Happy Dysautonomia Awareness Month, friends. Holy shit am I glad the summer’s behind us!
Well, I say that, but it was in the eighties last week (Fahrenheit). Just my daily reminder that our planet’s temperature is set to a slow boil.
So, summer. I did absolutely nothing I had originally planned to do. Chronic illness has a habit of pulling out a Jenga piece at the very bottom just to watch the whole tower collapse into a loud, messy puddle of blocks. “Oh, you wanted to hang out with your friends for the first time in over a year? It’d be a shame if you felt overwhelmingly dizzy-nauseous for three months straight, huh? Happy 23rd birthday!”
GIF found with Google images. [GIF Description: Schmidt from NEW GIRL saying, “The economy stinks, bees are dying, and movies are pretty much all sequels now.”]
I was on a new medication that my doctor was hoping would delay my need for monthly IV fluids. Well, shocker, my body rebelled (again). I actually had to increase my IV fluid appointments to every two weeks, instead of every four. I should’ve made the change a long time ago, if we’re being honest. I had an appointment with the prescribing doctor set for a week or two from now, where I planned to suggest we get me off of that medication we were trying, but I had to move it because dermatology trumps everything right now.
If you follow me on Twitter or Instagram, you already know a little about my psoriasis flare. It’s gotten to the point where most of the top of my scalp is bald, save for a few stubborn strands of hair and large patches of psoriasis.
How did it get this bad, you ask? It’s only a theory at the moment, but I suspect Remicade plays a big role in the severity of it. Something about my body’s lowered resistance… I don’t know, a bunch of science-y words I’m too tired to recall. Before I started Remicade, I had a minuscule patch on the back of my head that was pretty much gone after a couple of washes with prescription shampoo. Cut to present day, about 11 months later, the psoriasis has spread to various areas all over my body and it is only getting worse.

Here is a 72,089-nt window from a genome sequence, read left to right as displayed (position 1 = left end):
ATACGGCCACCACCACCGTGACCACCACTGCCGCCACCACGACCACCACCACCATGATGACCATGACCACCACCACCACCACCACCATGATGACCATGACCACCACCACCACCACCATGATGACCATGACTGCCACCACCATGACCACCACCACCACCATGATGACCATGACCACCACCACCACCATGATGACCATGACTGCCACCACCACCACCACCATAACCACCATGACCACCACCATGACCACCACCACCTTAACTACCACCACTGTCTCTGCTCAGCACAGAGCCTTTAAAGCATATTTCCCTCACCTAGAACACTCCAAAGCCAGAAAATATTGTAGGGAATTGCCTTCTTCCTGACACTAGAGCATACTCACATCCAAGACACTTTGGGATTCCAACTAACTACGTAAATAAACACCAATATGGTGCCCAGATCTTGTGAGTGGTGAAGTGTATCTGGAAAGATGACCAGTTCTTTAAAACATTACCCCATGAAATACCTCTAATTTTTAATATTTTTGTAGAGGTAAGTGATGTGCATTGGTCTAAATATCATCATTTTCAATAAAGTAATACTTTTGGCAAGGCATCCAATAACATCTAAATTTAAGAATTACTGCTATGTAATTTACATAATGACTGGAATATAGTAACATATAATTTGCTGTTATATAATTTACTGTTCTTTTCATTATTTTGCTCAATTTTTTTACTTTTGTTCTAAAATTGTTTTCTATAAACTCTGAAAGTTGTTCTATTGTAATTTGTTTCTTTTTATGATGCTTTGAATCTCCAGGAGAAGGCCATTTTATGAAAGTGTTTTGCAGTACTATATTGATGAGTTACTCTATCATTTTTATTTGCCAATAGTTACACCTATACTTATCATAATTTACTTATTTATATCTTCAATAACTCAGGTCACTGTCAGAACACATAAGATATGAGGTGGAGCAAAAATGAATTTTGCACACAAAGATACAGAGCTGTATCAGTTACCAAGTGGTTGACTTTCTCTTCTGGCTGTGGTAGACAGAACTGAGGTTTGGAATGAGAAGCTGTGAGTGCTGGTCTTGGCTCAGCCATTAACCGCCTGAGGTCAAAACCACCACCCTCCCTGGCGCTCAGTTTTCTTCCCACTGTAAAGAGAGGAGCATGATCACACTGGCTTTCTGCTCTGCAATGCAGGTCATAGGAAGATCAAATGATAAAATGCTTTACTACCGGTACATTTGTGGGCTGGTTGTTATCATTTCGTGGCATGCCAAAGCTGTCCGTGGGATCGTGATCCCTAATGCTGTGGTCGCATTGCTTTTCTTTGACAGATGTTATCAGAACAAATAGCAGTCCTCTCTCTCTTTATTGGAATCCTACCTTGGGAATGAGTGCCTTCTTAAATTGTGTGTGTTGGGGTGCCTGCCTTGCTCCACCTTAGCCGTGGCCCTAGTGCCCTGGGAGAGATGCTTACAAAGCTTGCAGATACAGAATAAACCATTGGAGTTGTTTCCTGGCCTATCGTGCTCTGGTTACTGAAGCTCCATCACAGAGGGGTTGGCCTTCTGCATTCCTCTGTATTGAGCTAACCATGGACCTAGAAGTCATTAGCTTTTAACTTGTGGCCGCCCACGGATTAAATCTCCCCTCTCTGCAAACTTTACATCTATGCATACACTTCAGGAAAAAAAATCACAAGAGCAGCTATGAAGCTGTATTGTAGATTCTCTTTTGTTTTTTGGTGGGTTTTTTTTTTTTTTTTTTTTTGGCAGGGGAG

You might be asking yourself, “Dannie, how do you know it’s psoriasis? Could it be a different side effect from Remicade, or something else altogether?” And my answer would be, “Because I had a surprise scalp biopsy.” Then I’d throw confetti because, yes, y’all! This is my life!
GIF from Google images. [GIF Description: Bo Burnham throwing multicolored confetti toward his live audience.]
My mom turned pale at the sight of a needle in my head, but I felt nothing except for a sting with the lidocaine. Honestly, the biopsy was over before I had time to process what was happening. Probably for the best.
I had a follow-up appointment with the same dermatologist recently, where he referred me to another doctor for answers as to whether or not my hair will grow back on its own. Because apparently there’s a chance it won’t. Which would suck, considering there’s no escaping it without putting a hat, headscarf, or wig on. Sometimes I prefer to walk through life without a chronically ill spotlight, you know?
I’ve been making jokes about my situation ever since we got out of that appointment because that’s who I am as a person, but I’m kind of losing my shit on the inside. I am twenty-three years old. I had an amazing head of hair! It was thick, dried straight, easily curled, and I pretty much rocked every hairstyle I’ve ever dared to try. And now the top of it is just…gone. You can see for yourself on my Instagram, if you dare.
It makes me laugh that you can’t even tell I lost any hair when I have a headscarf or hat on. Perfect, even my hair loss is invisible to strangers on the street… Which, I mean, I’m not complaining, but it’s discouraging to feel like I need to whip off my head covering to prove I’m not exaggerating or being overly dramatic. I’ve been put in that position a couple of times already and, though I’m not ashamed of showing my rather large bald patches, it’s the principle of the thing.
Alrighty. Well, I think that about covers it. I need to go hop in the shower, thanks to my new psoriasis containment routine, consisting of an alternating schedule of showering and applying a steroid gel every other night. I don’t know how I’m still standing. (Hint: I haven’t done much standing. Or moving in general.)